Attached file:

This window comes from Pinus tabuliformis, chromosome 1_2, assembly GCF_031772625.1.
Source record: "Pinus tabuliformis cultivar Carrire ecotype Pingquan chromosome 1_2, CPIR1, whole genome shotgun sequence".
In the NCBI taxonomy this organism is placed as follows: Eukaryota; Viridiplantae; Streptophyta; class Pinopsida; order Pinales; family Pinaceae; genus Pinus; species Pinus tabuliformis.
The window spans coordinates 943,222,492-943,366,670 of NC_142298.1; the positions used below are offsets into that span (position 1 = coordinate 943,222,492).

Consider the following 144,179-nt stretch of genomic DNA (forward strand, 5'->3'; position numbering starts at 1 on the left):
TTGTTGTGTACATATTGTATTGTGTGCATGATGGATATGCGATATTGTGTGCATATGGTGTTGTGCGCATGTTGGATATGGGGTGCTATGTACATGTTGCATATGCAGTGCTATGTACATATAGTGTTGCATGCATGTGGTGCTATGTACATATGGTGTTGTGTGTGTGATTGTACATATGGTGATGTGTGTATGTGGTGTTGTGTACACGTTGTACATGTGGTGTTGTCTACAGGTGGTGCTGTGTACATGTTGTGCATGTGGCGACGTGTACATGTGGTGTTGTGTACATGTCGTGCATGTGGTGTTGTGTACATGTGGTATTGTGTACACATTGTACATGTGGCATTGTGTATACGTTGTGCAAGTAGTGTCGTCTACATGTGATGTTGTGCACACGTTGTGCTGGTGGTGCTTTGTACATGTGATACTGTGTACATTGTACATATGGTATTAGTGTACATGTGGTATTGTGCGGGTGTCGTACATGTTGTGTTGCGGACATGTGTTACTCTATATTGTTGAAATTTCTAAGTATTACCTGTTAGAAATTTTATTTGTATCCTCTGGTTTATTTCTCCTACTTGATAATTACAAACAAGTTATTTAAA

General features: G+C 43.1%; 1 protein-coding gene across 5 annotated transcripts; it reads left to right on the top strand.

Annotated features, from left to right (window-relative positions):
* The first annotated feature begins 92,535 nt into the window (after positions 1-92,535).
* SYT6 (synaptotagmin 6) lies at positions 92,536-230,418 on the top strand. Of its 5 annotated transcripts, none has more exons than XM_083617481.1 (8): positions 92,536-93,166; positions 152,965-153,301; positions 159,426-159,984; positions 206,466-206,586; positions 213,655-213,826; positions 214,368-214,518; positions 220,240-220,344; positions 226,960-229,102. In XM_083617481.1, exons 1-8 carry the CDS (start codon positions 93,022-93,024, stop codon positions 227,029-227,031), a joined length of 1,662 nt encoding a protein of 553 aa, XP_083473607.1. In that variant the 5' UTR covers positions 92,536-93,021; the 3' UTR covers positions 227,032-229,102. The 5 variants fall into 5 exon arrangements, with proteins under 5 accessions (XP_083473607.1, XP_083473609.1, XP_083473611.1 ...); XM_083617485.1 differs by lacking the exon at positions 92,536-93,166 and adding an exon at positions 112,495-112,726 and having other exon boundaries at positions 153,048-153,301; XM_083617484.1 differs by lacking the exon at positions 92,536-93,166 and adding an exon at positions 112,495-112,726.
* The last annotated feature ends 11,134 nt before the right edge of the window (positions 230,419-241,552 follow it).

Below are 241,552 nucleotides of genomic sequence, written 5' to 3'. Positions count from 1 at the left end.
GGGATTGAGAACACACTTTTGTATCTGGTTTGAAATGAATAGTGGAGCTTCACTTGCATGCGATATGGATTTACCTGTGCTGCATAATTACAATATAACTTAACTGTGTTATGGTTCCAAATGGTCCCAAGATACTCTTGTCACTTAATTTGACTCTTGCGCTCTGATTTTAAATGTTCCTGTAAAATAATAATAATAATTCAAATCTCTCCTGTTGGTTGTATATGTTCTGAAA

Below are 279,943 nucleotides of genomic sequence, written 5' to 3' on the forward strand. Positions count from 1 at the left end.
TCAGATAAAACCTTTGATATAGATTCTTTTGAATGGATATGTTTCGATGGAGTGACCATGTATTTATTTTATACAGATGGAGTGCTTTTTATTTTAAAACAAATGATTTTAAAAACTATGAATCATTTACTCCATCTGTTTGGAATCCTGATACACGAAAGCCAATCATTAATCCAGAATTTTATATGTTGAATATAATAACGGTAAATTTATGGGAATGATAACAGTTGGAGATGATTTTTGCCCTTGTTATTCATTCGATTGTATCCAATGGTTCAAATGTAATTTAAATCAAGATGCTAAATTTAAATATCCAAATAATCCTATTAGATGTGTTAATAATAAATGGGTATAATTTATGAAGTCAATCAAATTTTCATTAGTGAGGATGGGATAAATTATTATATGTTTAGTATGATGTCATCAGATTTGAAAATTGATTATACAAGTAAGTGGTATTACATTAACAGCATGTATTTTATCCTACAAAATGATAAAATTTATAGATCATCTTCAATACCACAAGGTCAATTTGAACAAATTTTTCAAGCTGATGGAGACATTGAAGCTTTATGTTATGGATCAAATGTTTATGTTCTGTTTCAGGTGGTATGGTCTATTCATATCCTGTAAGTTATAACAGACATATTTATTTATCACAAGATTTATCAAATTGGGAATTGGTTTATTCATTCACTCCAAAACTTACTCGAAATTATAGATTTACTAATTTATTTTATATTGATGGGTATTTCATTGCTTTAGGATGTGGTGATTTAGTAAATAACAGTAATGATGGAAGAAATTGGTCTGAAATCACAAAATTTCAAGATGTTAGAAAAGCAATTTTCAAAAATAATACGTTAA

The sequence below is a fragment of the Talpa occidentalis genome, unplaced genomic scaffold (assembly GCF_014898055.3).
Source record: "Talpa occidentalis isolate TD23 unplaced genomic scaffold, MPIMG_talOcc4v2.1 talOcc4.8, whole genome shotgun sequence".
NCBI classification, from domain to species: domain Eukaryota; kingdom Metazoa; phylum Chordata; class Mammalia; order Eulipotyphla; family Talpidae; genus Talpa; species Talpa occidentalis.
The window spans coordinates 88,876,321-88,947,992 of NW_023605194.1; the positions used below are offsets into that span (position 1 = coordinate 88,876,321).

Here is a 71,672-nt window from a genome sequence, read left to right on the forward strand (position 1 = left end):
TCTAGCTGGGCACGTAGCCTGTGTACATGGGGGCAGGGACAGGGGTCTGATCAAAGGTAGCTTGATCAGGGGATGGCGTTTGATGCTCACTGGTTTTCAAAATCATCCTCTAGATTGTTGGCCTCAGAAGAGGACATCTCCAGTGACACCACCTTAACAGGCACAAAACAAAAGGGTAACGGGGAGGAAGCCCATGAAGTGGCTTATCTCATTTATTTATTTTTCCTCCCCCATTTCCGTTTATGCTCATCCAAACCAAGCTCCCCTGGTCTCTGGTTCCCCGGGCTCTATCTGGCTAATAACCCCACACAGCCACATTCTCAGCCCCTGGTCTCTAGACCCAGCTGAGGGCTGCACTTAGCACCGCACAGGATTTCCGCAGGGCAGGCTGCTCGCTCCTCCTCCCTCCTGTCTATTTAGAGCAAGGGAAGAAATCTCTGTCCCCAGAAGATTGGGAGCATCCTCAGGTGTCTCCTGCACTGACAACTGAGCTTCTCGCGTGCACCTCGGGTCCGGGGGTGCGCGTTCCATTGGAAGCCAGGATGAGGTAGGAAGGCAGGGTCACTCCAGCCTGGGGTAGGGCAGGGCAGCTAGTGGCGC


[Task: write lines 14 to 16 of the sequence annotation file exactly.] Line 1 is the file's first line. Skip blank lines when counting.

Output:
Below are 279,943 nucleotides of genomic sequence, written 5' to 3' on the forward strand. Positions count from 1 at the left end.
TCAGATAAAACCTTTGATATAGATTCTTTTGAATGGATATGTTTCGATGGAGTGACCATGTATTTATTTTATACAGATGGAGTGCTTTTTATTTTAAAACAAATGATTTTAAAAACTATGAATCATTTACTCCATCTGTTTGGAATCCTGATACACGAAAGCCAATCATTAATCCAGAATTTTATATGTTGAATATAATAACGGTAAATTTATGGGAATGATAACAGTTGGAGATGATTTTTGCCCTTGTTATTCATTCGATTGTATCCAATGGTTCAAATGTAATTTAAATCAAGATGCTAAATTTAAATATCCAAATAATCCTATTAGATGTGTTAATAATAAATGGGTATAATTTATGAAGTCAATCAAATTTTCATTAGTGAGGATGGGATAAATTATTATATGTTTAGTATGATGTCATCAGATTTGAAAATTGATTATACAAGTAAGTGGTATTACATTAACAGCATGTATTTTATCCTACAAAATGATAAAATTTATAGATCATCTTCAATACCACAAGGTCAATTTGAACAAATTTTTCAAGCTGATGGAGACATTGAAGCTTTATGTTATGGATCAAATGTTTATGTTCTGTTTCAGGTGGTATGGTCTATTCATATCCTGTAAGTTATAACAGACATATTTATTTATCACAAGATTTATCAAATTGGGAATTGGTTTATTCATTCACTCCAAAACTTACTCGAAATTATAGATTTACTAATTTATTTTATATTGATGGGTATTTCATTGCTTTAGGATGTGGTGATTTAGTAAATAACAGTAATGATGGAAGAAATTGGTCTGAAATCACAAAATTTCAAGATGTTAGAAAAGCAATTTTCAAAAATAATACGTTAA

The sequence below is a fragment of the Talpa occidentalis genome, unplaced genomic scaffold (assembly GCF_014898055.3).